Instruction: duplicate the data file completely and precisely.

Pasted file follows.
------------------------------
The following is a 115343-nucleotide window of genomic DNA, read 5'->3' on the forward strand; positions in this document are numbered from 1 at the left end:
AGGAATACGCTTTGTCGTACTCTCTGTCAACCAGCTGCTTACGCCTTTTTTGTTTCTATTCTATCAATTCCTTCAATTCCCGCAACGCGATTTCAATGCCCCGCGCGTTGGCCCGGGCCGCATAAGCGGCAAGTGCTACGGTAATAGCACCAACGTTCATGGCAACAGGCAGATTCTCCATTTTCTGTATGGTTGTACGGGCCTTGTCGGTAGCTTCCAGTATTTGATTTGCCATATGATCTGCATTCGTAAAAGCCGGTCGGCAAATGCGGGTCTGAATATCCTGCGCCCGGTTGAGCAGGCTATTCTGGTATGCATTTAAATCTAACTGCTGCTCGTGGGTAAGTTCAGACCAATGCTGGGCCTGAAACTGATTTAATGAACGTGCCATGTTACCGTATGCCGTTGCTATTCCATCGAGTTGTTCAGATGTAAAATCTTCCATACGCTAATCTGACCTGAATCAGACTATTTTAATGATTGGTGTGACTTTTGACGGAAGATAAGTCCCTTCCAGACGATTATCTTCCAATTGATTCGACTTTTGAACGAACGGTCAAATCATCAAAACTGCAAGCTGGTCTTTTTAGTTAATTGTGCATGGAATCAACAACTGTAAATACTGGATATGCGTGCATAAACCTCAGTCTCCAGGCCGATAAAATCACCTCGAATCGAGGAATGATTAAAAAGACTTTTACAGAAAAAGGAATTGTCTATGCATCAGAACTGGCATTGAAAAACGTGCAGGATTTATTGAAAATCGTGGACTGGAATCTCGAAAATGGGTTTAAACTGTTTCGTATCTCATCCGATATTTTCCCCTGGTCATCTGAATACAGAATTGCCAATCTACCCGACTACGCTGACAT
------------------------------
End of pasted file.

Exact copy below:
The following is a 115343-nucleotide window of genomic DNA, read 5'->3' on the forward strand; positions in this document are numbered from 1 at the left end:
AGGAATACGCTTTGTCGTACTCTCTGTCAACCAGCTGCTTACGCCTTTTTTGTTTCTATTCTATCAATTCCTTCAATTCCCGCAACGCGATTTCAATGCCCCGCGCGTTGGCCCGGGCCGCATAAGCGGCAAGTGCTACGGTAATAGCACCAACGTTCATGGCAACAGGCAGATTCTCCATTTTCTGTATGGTTGTACGGGCCTTGTCGGTAGCTTCCAGTATTTGATTTGCCATATGATCTGCATTCGTAAAAGCCGGTCGGCAAATGCGGGTCTGAATATCCTGCGCCCGGTTGAGCAGGCTATTCTGGTATGCATTTAAATCTAACTGCTGCTCGTGGGTAAGTTCAGACCAATGCTGGGCCTGAAACTGATTTAATGAACGTGCCATGTTACCGTATGCCGTTGCTATTCCATCGAGTTGTTCAGATGTAAAATCTTCCATACGCTAATCTGACCTGAATCAGACTATTTTAATGATTGGTGTGACTTTTGACGGAAGATAAGTCCCTTCCAGACGATTATCTTCCAATTGATTCGACTTTTGAACGAACGGTCAAATCATCAAAACTGCAAGCTGGTCTTTTTAGTTAATTGTGCATGGAATCAACAACTGTAAATACTGGATATGCGTGCATAAACCTCAGTCTCCAGGCCGATAAAATCACCTCGAATCGAGGAATGATTAAAAAGACTTTTACAGAAAAAGGAATTGTCTATGCATCAGAACTGGCATTGAAAAACGTGCAGGATTTATTGAAAATCGTGGACTGGAATCTCGAAAATGGGTTTAAACTGTTTCGTATCTCATCCGATATTTTCCCCTGGTCATCTGAATACAGAATTGCCAATCTACCCGACTACGCTGACAT